Japan's Contribution to UN Peacekeeping Operations
at Ziouani Base
on the Golan Heights
As of 31 January 2005, 103 countries are taking part in UN peacekeeping operations, with a total personnel level of approximately 65,000. In accordance with the International Peace Cooperation Law enacted in 1992, Japan has cooperated in 8 peacekeeping operations such as in Angola, Cambodia, Mozambique, El Salvador, the Golan Heights and Timor-Leste; in 5 international humanitarian relief operations such as for Rwandan refugees and Timorese and Iraqi displaced persons; and in 5 international election monitoring activities such as in Bosnia and Herzegovina and Timor-Leste.
Japan Joins UN Peacekeeping Operations
Japan, as a responsible member of the international community, has been strenuously working for the maintenance of peace and security. Accordingly, participation in UN peacekeeping operations is today placed as one of Japan's important areas of cooperation for international peace and security.
Japan's first substantial participation in a UN peacekeeping operation was in 1989, when 27 electoral observers were dispatched to the United Nations Transition Assistance Group (UNTAG) in Namibia. Then in 1992, the enactment of the International Peace Cooperation Law enabled Japan to send not only its civilian personnel but also its Self-Defense Forces personnel to UN peacekeeping operations. Based on that law, Japan participated in peacekeeping operations in Angola, Cambodia, Mozambique, El Salvador and Timor-Leste, and since 1996 has been dispatching a Self-Defense Forces contingent to the United Nations Disengagement Observer Force (UNDOF), which is deployed on the Golan Heights. Japan's Self-Defense Forces personnel were also sent to assist Rwandan refugees and Timorese displaced persons as part of international humanitarian relief operations. Japan also cooperated in international election monitoring activities in Bosnia and Herzegovina (in 1998 and 2000), Kosovo (in 2001) and in Timor-Leste (in 2001 and 2002).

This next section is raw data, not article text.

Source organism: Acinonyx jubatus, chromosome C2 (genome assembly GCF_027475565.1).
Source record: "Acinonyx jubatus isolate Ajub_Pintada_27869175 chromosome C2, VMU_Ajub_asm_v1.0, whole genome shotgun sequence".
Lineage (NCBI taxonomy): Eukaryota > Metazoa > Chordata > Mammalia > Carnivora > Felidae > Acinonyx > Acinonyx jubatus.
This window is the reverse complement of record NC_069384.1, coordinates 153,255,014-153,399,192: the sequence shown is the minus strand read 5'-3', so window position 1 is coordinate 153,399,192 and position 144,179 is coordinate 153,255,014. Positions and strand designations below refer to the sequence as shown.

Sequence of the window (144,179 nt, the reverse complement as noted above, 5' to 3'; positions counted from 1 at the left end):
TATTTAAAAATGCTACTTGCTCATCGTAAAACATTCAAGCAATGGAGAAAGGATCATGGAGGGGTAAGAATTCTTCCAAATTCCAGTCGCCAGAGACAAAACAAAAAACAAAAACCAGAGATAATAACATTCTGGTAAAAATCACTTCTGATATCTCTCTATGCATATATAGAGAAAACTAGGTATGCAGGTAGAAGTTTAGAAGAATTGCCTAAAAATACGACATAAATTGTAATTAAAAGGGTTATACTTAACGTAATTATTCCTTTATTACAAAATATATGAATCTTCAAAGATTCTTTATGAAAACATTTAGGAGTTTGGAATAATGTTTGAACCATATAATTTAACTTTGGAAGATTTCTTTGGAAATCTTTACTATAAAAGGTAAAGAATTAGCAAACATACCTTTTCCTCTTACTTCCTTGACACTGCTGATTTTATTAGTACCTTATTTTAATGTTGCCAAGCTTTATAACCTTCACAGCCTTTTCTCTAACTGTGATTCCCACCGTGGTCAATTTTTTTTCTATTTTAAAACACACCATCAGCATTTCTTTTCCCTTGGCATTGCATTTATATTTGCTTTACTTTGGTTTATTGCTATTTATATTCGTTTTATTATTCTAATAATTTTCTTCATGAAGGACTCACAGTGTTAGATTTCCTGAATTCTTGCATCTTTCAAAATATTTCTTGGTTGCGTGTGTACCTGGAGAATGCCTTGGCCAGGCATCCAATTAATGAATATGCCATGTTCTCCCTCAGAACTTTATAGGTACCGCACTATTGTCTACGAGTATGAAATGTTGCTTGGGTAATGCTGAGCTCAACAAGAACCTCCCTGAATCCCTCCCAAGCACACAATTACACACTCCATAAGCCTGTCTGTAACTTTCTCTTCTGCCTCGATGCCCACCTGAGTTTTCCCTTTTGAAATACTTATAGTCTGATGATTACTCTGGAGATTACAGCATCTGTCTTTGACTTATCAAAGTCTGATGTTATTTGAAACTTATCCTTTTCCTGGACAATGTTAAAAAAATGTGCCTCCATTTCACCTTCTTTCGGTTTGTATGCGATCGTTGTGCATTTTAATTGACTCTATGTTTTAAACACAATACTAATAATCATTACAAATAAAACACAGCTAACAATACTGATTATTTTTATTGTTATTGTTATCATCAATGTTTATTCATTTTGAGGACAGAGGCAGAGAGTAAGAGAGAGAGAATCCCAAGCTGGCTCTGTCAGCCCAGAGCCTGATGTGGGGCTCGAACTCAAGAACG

To date, Japan has also made contributions in kind. For example, Japan provided refugee relief materials such as tents and blankets for Kosovar refugees and Timorese displaced persons in 1999. In the same year, Japan also provided radios for public information purposes in support of the direct ballot in August 1999. In 2003, Japan provided refugee relief materials such as tents for Iraqi refugees and in 2004, for Sudanese refugees in Chad.
In addition to these field activities, Japan takes an active part in discussions in the United Nations to improve the effectiveness of peacekeeping operations. Japan, for example, is serving since January 2005 as chair for the Security Council Working Group on Peacekeeping Operations.
With regard to the issue of the safety of peacekeepers, Japan strongly maintained that necessary measures should be taken for significant improvement, and Japan's initiative resulted in the adoption in 1994 of the "Convention on the Safety of UN and Associated Personnel," which Japan was the second to ratify. Japan has been actively urging other countries which have not yet done so to become a party to the convention.
Japan will continue to cooperate with UN peacekeeping activities not only by participating in actual operations but also by actively engaging in discussions for further improvement of these operations.
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